I is for Innocent is the ninth in the Kinsey Millhone mystery series by Sue Grafton.
I feel compelled to report that at the moment of death, my entire life did not pass before my eyes in a flash . . . What I experienced was a little voice piping up in an outraged tone: “Oh come on. You’re not serious. This is really it?”
It was a Monday early in December when Kinsey Millhone first got involved in the Isabelle Barney murder case.
She was out of work. Attorney Lonnie Klingman’s usual private investigator had just dropped dead of a heart attack. Kinsey was more than happy to oblige.
The trouble started on the very first day of the investigation. Either Kinsey’s predecessor was incompetent – or someone had been getting away with murder. And next time it might turn out to be hers . . .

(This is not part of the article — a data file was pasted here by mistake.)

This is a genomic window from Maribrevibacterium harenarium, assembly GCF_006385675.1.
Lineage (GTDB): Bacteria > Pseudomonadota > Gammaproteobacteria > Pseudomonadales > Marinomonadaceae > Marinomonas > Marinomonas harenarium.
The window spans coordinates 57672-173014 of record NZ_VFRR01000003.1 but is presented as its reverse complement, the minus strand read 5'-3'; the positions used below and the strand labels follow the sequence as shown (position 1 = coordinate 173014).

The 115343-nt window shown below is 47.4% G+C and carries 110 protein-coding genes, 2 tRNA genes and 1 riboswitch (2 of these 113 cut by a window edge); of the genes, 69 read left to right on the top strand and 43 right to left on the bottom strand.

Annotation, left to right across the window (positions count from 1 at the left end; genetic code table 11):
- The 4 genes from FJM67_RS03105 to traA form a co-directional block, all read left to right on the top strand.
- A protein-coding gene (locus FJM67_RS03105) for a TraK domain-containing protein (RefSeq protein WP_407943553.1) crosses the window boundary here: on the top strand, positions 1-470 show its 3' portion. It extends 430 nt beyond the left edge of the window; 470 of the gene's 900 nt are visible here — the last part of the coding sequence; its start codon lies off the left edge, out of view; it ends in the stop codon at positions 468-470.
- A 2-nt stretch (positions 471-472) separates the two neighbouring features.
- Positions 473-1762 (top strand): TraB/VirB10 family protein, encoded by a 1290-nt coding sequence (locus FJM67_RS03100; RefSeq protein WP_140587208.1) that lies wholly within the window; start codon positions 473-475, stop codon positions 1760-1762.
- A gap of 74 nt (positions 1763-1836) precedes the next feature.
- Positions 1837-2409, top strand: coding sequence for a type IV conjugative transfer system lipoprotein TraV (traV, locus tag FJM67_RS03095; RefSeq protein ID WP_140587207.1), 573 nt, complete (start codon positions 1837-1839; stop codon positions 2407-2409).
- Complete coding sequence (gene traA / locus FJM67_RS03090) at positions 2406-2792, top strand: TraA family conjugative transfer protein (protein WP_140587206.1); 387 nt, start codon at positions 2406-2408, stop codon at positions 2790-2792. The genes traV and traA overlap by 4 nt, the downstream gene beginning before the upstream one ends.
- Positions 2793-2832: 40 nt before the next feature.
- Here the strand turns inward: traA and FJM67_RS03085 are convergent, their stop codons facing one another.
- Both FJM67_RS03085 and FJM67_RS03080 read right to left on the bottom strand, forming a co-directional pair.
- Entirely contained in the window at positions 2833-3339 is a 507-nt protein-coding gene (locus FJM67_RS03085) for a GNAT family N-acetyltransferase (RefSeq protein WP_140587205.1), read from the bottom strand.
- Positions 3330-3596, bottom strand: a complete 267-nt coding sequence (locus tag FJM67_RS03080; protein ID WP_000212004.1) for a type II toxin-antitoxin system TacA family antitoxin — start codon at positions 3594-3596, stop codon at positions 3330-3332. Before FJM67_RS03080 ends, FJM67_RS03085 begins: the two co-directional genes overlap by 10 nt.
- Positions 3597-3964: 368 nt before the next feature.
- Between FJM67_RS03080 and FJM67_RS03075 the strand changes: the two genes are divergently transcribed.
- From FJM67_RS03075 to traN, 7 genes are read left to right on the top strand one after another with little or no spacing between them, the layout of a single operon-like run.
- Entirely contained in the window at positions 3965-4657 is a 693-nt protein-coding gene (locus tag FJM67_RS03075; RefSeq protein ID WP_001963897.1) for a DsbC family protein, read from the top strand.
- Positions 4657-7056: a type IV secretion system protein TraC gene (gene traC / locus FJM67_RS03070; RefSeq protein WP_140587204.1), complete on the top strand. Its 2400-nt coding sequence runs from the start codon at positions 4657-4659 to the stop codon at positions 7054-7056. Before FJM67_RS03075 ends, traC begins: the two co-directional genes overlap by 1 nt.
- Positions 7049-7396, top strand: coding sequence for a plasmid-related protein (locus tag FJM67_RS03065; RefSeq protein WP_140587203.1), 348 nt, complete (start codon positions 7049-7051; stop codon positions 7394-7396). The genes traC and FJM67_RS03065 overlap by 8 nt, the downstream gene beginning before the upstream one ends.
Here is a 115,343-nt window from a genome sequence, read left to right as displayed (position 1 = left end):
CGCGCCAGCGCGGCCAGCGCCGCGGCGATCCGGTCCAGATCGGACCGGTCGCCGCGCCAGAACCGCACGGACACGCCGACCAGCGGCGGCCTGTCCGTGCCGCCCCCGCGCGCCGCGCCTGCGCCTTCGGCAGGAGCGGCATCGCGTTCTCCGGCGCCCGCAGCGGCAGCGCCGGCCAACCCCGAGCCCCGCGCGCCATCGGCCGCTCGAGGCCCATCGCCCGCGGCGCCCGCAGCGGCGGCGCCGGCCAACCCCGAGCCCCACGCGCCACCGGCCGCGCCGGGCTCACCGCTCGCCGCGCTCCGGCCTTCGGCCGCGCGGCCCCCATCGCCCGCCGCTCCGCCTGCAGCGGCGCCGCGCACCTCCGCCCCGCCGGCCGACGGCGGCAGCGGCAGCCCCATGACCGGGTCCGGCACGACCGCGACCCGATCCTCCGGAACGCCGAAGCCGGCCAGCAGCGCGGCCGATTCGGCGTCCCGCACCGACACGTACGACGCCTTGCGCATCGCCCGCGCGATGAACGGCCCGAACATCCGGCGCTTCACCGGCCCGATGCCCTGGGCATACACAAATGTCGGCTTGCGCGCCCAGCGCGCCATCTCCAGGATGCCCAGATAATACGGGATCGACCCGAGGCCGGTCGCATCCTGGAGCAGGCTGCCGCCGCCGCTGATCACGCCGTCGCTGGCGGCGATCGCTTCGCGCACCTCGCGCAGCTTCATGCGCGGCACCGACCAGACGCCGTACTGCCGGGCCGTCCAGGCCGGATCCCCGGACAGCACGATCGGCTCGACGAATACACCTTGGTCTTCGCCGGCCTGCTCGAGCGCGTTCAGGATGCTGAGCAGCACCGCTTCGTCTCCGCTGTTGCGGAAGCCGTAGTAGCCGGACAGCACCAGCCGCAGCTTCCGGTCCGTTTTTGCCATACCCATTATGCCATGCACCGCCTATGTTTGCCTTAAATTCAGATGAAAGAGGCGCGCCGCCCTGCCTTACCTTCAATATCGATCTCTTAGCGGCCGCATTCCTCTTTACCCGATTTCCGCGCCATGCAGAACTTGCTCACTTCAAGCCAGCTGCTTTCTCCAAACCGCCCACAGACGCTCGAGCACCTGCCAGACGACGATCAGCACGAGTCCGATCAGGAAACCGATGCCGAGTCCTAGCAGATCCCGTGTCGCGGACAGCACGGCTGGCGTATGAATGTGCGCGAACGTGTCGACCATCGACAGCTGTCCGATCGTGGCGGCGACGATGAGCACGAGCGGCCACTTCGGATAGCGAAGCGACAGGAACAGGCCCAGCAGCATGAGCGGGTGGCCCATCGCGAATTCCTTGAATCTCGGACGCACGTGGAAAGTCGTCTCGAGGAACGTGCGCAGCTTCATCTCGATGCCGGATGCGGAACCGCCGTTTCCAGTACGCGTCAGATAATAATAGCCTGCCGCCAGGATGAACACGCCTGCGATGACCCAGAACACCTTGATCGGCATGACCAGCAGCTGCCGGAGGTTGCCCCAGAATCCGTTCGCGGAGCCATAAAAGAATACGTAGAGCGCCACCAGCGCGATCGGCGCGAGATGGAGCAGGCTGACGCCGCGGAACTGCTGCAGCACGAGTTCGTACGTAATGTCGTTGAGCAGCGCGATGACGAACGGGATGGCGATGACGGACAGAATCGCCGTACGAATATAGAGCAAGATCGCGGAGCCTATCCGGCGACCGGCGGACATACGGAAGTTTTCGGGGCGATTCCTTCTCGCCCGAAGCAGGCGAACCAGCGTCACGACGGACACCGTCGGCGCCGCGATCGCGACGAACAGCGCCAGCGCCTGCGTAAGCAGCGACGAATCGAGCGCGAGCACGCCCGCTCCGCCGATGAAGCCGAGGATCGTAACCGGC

After the pace and invention of ``H'' Is for Homicide, Grafton sets Kinsey Milhone on a quieter, more cerebral path in the ever-appealing PI's newest abecedarian adventure, again set in Santa Teresa, Calif. When fellow PI Morley Shine dies of a heart attack, Kinsey takes over the task of gathering evidence for a local lawyer who is prosecuting architect David Barney. Six years earlier, Barney was acquitted of murder charges in the still-unsolved death of his wealthy estranged wife Isabel, killed by a bullet fired through the peephole of her front door. Now Isabel's first husband, Ken Voigt, hoping to strip the architect of the fortune he inherited, is charging Barney with Isabel's wrongful death in a civil court, where less stringent evidence is required for conviction. Quickly finding holes in Shine's investigation, Kinsey uncovers a slew of suspects in Isabel's murder, including Voigt's second wife, Barney's first wife, Isabel's less attractive twin sister and even her best friend. Kinsey determines that Shine's death was not straightforward, solves the mystery of another years-old death and comes under direct fire herself before she finally, nearly too late, figures out who is the threat. There's much to enjoy here as Kinsey's octogenarian landlord Henry endures a visit from his fastidious older brother and romance blooms for neighborhood tavern owner Rose. But Kinsey may be voicing fans' hopes for ``J'' when she reflects midway through this case: ``I wanted to feel like the old Kinsey again . . . talkin' trash and kickin' butt.'' 300,000 first printing; Literary Guild and Mystery Guild main selections.